Pediatric blood and marrow transplant overview
The Fred Hutch Bone Marrow Transplant Program at Seattle Cancer Care Alliance (SCCA) is one of the world’s largest and most experienced centers for pediatric stem cell transplantation.
With every patient, we push for a perfect transplant and follow-up care. And every day, because of our experienced doctors, advanced treatments, research, and commitment, we inch closer to our goal of a lifesaving cure and a long healthy life for every child who comes to us.
Why Choose SCCA for Pediatric Transplant
- Most experienced transplant center: The Hutch pioneered the use of bone marrow transplants (BMTs) as a treatment for blood diseases more than 40 years ago. We have now performed over 16,000 BMTs, more than any other institution in the world. Nearly 20 percent of these transplants have been done in children. In 2014 the Center for International Blood and Marrow Transplant Research (CIBMTR) reported 757 allogeneic stem cell transplants were done at SCCA between January 1, 2010, and December 31, 2012, the highest volume in the nation.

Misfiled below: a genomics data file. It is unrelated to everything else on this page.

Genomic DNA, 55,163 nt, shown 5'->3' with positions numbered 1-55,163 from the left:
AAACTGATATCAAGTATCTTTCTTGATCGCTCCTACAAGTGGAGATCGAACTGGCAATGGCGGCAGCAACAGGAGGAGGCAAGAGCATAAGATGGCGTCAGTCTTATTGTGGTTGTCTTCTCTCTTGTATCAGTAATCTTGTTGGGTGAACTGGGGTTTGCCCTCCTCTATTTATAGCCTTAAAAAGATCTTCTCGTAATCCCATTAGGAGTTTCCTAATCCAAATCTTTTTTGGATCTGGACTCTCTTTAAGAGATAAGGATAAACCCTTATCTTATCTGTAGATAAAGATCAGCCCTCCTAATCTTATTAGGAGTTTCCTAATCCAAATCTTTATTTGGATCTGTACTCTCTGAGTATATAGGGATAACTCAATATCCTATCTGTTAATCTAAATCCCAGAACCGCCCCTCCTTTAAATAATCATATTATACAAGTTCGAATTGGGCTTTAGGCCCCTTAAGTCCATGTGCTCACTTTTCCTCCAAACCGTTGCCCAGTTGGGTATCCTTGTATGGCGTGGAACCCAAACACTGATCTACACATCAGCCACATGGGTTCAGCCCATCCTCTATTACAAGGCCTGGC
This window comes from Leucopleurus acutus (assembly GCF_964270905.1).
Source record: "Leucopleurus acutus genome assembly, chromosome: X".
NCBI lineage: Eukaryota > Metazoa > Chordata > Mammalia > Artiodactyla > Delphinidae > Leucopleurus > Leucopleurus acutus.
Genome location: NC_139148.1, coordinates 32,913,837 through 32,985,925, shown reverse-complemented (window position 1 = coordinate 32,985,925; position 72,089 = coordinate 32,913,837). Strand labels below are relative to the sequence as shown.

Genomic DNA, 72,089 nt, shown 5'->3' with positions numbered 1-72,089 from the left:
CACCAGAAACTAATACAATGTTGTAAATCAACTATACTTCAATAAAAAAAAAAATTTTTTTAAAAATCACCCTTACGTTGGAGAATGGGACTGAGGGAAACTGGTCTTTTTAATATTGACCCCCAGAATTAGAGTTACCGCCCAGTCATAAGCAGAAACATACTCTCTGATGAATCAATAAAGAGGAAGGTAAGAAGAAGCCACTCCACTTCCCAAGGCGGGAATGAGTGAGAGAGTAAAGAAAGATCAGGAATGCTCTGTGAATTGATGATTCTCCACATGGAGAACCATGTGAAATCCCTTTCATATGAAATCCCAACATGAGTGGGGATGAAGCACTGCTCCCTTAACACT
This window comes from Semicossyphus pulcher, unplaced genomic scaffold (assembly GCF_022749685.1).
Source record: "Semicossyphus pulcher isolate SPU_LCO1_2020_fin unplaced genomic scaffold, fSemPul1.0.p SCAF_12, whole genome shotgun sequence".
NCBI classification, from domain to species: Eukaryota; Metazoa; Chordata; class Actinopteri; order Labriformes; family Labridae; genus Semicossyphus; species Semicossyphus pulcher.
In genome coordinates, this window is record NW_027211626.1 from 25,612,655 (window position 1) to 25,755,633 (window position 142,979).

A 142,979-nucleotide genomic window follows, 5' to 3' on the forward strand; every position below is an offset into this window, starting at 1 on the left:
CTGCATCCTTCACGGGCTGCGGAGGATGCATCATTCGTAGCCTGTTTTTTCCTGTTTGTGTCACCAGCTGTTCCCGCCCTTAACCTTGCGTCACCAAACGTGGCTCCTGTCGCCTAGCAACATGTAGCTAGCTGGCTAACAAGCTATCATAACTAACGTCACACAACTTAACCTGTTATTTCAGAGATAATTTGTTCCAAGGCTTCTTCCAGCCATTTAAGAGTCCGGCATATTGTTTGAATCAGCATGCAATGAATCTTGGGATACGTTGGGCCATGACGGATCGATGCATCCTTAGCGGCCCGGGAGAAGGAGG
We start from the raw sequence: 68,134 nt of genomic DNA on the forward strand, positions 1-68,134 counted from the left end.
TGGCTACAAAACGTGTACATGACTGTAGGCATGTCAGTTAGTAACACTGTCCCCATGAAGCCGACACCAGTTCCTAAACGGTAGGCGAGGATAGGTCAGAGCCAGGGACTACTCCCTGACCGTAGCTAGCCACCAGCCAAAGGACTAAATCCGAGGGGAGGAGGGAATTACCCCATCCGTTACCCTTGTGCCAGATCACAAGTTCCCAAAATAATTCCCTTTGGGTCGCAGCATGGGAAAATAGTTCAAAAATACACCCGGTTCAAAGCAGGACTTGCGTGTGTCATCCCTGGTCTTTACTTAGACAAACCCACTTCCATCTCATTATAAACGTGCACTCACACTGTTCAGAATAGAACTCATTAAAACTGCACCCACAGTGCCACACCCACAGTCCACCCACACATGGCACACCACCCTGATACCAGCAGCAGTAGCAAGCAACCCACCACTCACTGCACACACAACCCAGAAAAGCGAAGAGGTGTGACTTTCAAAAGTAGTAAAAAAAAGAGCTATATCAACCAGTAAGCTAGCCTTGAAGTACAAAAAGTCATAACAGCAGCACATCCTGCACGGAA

- Outstanding survival results: In 2014 CIBMTR reported that SCCA was one of just 15 out of more than 165 stem cell transplant programs with a higher-than-expected one-year survival rate for patients who had an allogeneic transplant. SCCA was one of only five U.S. transplant centers to outperform in survival rates six or more times since 2005.
- Advanced transplant methods: We offer innovative transplant methods that provide your child with safer conditioning, more potent anti-cancer actions, fewer complications, and new options for those without donor matches or with noncancerous conditions. Cord blood transplants and special techniques using minimally mismatched and haploidentical stem cell sources ensure that almost all patients who need a transplant will have a donor.
- Innovative research: Thousands of scientists at the Hutch and Seattle Children’s Research Institute are working hard to translate laboratory findings into new therapies. Your child will have access to the most advanced therapies being explored in pediatric clinical studies.